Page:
A Hardinsburg man has been sentenced to 12 years, with 4 years suspended, on 24 counts of animal neglect, said Washington County Prosecutor Tara Hunt.
Ryan Crum was sentenced June 1 in Washington Circuit Court.
“This was a serious case of animal neglect,” said Prosecutor Hunt. “The many dogs owned by Mr. Crum were horribly neglected and their lives were endangered due to his lack of care.”
Upon his release from prison, Crum will be on probation for four years and will be required to seek mental health services. Crum is also prohibited from possessing or caring for a vertebrate animal.
The incident began July 28, 2021, when the Washington County Animal Control Officer was dispatched to a residence on South Green Mill Road in reference to the smell of something deceased.
When Officer Mike Wimmer asked Crum about the smell, he said it was probably a dead chicken at the neighbor’s. As Officer Wimmer spoke with Crum, his two dozen dogs began to gather around. He noted in his police report that the dogs appeared dangerously underweight and emaciated. There were also dogs on the property which were locked in a semi-trailer with temperatures in the 90’s.
Crum admitted his dogs had been passing blood in their feces and said he couldn’t find anyone to take him and the dogs to the veterinarian.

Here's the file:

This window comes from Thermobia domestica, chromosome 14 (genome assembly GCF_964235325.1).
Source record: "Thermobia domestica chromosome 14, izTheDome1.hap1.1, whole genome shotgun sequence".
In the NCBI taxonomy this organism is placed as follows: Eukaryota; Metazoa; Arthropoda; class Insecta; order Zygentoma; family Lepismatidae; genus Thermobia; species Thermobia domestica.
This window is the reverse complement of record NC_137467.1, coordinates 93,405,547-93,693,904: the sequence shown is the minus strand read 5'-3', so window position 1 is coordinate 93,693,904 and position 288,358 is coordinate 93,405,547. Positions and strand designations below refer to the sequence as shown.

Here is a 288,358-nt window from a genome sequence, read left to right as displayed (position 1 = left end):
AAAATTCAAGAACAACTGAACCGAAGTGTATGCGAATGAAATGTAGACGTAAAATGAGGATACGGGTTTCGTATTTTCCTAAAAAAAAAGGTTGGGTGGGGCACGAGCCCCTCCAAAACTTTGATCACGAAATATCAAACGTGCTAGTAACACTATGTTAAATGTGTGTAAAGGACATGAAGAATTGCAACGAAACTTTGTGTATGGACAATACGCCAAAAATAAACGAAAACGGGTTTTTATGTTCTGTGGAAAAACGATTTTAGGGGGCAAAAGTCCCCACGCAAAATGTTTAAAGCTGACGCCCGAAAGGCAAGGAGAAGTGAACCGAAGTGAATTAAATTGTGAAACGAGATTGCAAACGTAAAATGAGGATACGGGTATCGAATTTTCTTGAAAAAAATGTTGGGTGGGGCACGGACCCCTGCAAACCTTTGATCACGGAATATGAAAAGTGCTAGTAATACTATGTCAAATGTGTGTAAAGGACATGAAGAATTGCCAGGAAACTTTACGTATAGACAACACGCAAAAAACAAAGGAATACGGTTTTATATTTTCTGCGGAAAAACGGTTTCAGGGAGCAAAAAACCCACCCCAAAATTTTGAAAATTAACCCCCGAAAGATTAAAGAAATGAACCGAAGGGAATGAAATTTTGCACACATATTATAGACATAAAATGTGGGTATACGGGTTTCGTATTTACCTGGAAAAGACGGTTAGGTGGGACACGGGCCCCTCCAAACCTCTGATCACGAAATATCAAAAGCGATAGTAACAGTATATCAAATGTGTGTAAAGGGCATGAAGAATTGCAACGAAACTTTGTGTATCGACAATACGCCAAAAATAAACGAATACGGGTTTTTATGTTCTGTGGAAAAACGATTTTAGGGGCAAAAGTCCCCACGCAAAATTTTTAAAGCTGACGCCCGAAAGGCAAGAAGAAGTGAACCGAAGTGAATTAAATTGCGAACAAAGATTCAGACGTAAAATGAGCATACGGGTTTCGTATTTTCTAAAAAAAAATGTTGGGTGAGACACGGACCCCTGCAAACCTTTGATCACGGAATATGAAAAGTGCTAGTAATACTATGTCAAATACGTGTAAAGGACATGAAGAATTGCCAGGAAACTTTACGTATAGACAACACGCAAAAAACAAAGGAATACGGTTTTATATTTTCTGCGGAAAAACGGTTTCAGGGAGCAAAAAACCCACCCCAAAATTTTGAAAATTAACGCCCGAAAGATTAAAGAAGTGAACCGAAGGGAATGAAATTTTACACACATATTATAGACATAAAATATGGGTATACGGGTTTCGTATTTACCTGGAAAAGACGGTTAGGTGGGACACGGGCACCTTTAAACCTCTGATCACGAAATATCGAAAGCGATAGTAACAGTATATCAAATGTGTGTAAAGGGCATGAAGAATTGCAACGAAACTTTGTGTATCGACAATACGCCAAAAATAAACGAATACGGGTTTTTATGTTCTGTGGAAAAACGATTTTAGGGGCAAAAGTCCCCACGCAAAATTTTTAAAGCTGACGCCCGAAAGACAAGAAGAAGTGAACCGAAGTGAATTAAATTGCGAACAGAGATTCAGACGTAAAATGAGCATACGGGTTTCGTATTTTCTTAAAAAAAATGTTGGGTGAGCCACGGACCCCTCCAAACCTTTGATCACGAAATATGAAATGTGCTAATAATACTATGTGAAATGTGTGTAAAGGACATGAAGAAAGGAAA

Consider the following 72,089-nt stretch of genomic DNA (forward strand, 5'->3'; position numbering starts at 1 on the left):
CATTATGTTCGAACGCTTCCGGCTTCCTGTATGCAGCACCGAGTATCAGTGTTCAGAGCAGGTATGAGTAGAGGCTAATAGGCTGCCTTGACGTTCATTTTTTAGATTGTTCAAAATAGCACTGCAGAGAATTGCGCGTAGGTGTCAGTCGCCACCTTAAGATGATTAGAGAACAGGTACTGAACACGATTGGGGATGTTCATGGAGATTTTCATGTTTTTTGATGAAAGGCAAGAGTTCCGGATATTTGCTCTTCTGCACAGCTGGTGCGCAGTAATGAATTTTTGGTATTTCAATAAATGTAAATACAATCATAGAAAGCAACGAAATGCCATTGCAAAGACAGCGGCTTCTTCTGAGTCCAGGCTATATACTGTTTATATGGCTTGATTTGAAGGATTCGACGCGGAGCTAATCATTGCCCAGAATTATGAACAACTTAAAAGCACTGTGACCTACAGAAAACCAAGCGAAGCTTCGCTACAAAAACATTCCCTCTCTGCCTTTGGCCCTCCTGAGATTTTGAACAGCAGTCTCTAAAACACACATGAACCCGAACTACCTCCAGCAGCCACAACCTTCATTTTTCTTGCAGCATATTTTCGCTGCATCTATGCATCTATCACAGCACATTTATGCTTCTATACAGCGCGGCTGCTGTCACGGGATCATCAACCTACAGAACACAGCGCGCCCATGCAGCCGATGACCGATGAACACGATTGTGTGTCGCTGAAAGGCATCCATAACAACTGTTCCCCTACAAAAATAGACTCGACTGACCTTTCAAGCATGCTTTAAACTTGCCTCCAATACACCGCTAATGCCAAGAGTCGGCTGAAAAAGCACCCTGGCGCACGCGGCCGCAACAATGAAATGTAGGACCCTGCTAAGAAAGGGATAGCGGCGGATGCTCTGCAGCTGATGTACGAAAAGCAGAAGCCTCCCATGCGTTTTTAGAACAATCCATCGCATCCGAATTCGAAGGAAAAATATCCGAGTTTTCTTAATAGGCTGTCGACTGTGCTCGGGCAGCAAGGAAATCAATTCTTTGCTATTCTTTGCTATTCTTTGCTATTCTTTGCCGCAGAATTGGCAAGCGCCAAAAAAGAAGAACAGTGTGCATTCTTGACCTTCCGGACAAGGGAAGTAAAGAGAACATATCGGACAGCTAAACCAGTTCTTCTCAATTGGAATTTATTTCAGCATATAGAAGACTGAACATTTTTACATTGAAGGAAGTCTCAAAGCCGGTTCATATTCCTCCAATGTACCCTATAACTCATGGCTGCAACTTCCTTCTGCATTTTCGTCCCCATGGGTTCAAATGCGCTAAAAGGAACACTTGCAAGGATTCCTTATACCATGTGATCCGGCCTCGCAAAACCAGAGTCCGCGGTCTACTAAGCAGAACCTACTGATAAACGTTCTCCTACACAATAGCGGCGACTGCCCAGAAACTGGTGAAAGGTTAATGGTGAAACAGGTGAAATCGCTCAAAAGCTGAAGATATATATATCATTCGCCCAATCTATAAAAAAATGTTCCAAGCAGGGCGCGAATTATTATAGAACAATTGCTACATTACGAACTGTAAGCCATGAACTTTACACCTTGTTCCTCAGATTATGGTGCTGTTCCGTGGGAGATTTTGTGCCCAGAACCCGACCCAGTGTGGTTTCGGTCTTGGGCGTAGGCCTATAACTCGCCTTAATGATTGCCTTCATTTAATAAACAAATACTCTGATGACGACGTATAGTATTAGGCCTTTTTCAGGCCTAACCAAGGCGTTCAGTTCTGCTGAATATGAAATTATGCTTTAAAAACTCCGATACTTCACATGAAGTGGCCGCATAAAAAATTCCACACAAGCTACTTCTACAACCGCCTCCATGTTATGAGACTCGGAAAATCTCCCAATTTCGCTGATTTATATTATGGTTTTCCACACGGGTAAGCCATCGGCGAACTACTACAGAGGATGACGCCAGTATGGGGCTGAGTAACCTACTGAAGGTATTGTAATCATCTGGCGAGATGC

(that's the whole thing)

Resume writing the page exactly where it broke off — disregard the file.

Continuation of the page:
Officer Wimmer asked Crum several times if he could bring the State Veterinarian to the property to observe the dogs. He finally agreed.
After viewing photos of the dogs, State Veterinarian Dr. Jodi Lovejoy said the dogs appeared to be in significant jeopardy and she was very concerned about the dogs locked in the trailer, as well as a lack of food or water for the dogs, three of which later died as a result of their neglect.
“Animals depend upon humans for their survival,” said Prosecutor Hunt. “When animal owners in Washington County fail to properly care for their animals, we will always take that very seriously.”
Crum was found guilty in a jury trial last August. “This was an unusual trial because the defendant failed to appear and he was tried in abstentia, meaning the trial was held in his absence with his counsel present on his behalf,” said Prosecutor Hunt. “These are instances that you normally learn about in law school. I was extremely impressed with the trial process and ultimate guilty verdict reached at the hands of Deputy Prosecutor Nathan Bills, who was new to our office at time of trial. Bills was able to take a difficult animal neglect case with multiple counts and present the facts in a manner that ensured the jury could make the right decision.” said Hunt.
She would also like to thank Animal Control Officer Wimmer and officers within the Washington County Sheriff’s Department, the staff and volunteers of the Washington County Humane Society and Salem Animal Shelter, along with the expertise of the Board of Animal Health, specifically Dr. Jodi Lovejoy DVM, because without their investigation and efforts a case of this nature could not have a successful outcome.